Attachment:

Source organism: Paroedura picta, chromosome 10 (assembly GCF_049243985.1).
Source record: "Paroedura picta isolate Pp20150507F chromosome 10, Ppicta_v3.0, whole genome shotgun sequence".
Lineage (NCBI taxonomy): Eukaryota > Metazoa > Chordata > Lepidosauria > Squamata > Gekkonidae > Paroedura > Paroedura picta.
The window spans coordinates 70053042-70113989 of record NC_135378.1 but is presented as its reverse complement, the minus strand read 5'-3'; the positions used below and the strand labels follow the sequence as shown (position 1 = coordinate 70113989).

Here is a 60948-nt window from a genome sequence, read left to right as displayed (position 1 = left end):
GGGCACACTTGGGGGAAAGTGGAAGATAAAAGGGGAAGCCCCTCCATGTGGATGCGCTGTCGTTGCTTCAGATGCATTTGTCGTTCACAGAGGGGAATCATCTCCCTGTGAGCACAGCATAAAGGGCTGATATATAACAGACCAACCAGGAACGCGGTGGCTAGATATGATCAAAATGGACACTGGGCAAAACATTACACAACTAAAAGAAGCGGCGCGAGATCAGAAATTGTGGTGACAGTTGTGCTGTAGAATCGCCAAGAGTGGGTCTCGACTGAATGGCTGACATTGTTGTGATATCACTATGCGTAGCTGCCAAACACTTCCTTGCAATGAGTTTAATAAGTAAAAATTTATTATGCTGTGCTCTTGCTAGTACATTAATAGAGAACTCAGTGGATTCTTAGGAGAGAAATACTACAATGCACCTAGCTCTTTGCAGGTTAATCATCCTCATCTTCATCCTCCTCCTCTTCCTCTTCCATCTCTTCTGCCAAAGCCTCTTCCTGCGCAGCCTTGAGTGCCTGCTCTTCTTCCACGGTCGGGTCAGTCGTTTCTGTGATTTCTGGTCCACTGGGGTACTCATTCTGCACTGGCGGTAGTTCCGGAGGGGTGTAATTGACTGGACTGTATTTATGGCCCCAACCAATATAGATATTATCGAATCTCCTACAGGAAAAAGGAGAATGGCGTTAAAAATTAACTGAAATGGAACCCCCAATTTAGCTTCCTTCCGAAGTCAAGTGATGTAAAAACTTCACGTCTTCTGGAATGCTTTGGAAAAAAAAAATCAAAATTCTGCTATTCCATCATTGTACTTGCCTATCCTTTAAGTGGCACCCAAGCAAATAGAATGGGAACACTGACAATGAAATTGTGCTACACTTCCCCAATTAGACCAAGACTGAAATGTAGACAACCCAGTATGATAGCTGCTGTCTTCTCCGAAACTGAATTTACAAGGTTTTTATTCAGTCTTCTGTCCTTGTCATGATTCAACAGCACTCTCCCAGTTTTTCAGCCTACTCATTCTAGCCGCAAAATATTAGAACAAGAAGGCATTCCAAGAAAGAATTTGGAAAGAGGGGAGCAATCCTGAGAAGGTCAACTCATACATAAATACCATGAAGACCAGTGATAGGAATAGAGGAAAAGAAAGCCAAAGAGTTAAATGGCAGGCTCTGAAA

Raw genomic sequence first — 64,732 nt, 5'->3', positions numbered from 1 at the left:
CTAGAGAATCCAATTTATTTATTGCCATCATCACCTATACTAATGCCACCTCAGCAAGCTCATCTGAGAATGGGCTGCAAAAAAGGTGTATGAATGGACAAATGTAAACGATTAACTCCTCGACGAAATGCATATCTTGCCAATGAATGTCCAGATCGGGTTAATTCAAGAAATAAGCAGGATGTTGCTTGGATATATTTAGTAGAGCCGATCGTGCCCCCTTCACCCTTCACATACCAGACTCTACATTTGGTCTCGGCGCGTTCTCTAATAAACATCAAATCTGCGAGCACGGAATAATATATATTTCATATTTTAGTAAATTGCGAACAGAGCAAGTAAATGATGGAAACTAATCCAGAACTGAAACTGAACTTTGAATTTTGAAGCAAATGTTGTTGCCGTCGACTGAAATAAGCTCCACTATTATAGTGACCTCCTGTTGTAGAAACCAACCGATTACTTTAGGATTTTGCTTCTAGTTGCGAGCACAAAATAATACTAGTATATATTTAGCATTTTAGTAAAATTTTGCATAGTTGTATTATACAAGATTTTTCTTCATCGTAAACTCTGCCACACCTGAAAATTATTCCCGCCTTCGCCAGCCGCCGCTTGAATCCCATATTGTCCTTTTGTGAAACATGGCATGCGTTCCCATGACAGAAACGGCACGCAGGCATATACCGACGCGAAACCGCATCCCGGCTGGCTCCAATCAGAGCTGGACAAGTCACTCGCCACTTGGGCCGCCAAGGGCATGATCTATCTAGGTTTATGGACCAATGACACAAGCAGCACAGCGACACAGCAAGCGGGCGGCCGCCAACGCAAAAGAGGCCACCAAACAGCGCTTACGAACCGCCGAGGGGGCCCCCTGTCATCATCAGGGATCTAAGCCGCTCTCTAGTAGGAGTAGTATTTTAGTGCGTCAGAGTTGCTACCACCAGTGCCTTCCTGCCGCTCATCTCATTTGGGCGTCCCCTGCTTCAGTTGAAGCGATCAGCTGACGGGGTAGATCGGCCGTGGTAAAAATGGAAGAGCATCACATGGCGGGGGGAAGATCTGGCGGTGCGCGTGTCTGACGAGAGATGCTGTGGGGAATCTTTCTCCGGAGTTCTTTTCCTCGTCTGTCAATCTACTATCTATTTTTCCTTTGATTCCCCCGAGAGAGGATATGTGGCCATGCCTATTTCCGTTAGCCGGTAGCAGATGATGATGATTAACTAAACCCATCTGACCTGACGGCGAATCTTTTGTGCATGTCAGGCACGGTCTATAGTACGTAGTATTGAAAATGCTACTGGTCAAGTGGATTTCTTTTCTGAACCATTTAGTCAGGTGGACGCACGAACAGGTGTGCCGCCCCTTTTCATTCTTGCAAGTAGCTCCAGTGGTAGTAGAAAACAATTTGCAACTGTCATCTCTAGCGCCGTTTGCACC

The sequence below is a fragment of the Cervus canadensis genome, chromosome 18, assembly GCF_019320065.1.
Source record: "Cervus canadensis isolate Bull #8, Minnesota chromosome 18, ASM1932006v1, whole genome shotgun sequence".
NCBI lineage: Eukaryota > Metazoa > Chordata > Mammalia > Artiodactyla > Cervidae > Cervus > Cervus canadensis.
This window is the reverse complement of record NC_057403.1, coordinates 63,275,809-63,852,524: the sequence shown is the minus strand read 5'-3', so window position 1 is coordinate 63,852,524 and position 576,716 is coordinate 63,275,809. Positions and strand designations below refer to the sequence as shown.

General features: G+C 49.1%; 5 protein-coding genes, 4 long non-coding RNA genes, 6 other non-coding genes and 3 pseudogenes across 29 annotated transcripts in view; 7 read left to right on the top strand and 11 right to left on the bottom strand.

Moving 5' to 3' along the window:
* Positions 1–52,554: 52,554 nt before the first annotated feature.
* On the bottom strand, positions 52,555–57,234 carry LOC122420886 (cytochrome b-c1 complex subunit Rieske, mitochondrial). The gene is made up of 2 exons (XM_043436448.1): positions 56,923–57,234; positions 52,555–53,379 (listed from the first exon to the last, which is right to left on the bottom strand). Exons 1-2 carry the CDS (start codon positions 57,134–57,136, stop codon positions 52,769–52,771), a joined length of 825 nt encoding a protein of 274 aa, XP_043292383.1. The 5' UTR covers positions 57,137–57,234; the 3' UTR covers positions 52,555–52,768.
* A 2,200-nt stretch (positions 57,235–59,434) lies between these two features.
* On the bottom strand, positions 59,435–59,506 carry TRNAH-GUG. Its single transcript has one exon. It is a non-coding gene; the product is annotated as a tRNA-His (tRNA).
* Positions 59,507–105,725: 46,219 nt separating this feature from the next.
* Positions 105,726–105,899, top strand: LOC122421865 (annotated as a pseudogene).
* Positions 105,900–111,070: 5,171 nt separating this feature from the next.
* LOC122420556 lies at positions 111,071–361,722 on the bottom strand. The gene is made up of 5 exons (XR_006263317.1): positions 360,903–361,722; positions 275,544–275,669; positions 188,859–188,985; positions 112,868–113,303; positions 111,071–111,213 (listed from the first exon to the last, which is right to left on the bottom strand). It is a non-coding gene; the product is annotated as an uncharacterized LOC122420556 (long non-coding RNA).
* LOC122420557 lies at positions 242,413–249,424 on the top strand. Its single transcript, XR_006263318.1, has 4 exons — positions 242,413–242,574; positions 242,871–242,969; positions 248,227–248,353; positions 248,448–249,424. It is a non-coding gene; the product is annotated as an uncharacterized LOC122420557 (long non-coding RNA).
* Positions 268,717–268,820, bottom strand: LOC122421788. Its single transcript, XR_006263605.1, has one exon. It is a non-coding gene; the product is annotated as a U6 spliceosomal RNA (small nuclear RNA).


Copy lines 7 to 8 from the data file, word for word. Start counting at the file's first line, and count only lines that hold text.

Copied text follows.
Raw genomic sequence first — 64,732 nt, 5'->3', positions numbered from 1 at the left:
CTAGAGAATCCAATTTATTTATTGCCATCATCACCTATACTAATGCCACCTCAGCAAGCTCATCTGAGAATGGGCTGCAAAAAAGGTGTATGAATGGACAAATGTAAACGATTAACTCCTCGACGAAATGCATATCTTGCCAATGAATGTCCAGATCGGGTTAATTCAAGAAATAAGCAGGATGTTGCTTGGATATATTTAGTAGAGCCGATCGTGCCCCCTTCACCCTTCACATACCAGACTCTACATTTGGTCTCGGCGCGTTCTCTAATAAACATCAAATCTGCGAGCACGGAATAATATATATTTCATATTTTAGTAAATTGCGAACAGAGCAAGTAAATGATGGAAACTAATCCAGAACTGAAACTGAACTTTGAATTTTGAAGCAAATGTTGTTGCCGTCGACTGAAATAAGCTCCACTATTATAGTGACCTCCTGTTGTAGAAACCAACCGATTACTTTAGGATTTTGCTTCTAGTTGCGAGCACAAAATAATACTAGTATATATTTAGCATTTTAGTAAAATTTTGCATAGTTGTATTATACAAGATTTTTCTTCATCGTAAACTCTGCCACACCTGAAAATTATTCCCGCCTTCGCCAGCCGCCGCTTGAATCCCATATTGTCCTTTTGTGAAACATGGCATGCGTTCCCATGACAGAAACGGCACGCAGGCATATACCGACGCGAAACCGCATCCCGGCTGGCTCCAATCAGAGCTGGACAAGTCACTCGCCACTTGGGCCGCCAAGGGCATGATCTATCTAGGTTTATGGACCAATGACACAAGCAGCACAGCGACACAGCAAGCGGGCGGCCGCCAACGCAAAAGAGGCCACCAAACAGCGCTTACGAACCGCCGAGGGGGCCCCCTGTCATCATCAGGGATCTAAGCCGCTCTCTAGTAGGAGTAGTATTTTAGTGCGTCAGAGTTGCTACCACCAGTGCCTTCCTGCCGCTCATCTCATTTGGGCGTCCCCTGCTTCAGTTGAAGCGATCAGCTGACGGGGTAGATCGGCCGTGGTAAAAATGGAAGAGCATCACATGGCGGGGGGAAGATCTGGCGGTGCGCGTGTCTGACGAGAGATGCTGTGGGGAATCTTTCTCCGGAGTTCTTTTCCTCGTCTGTCAATCTACTATCTATTTTTCCTTTGATTCCCCCGAGAGAGGATATGTGGCCATGCCTATTTCCGTTAGCCGGTAGCAGATGATGATGATTAACTAAACCCATCTGACCTGACGGCGAATCTTTTGTGCATGTCAGGCACGGTCTATAGTACGTAGTATTGAAAATGCTACTGGTCAAGTGGATTTCTTTTCTGAACCATTTAGTCAGGTGGACGCACGAACAGGTGTGCCGCCCCTTTTCATTCTTGCAAGTAGCTCCAGTGGTAGTAGAAAACAATTTGCAACTGTCATCTCTAGCGCCGTTTGCACC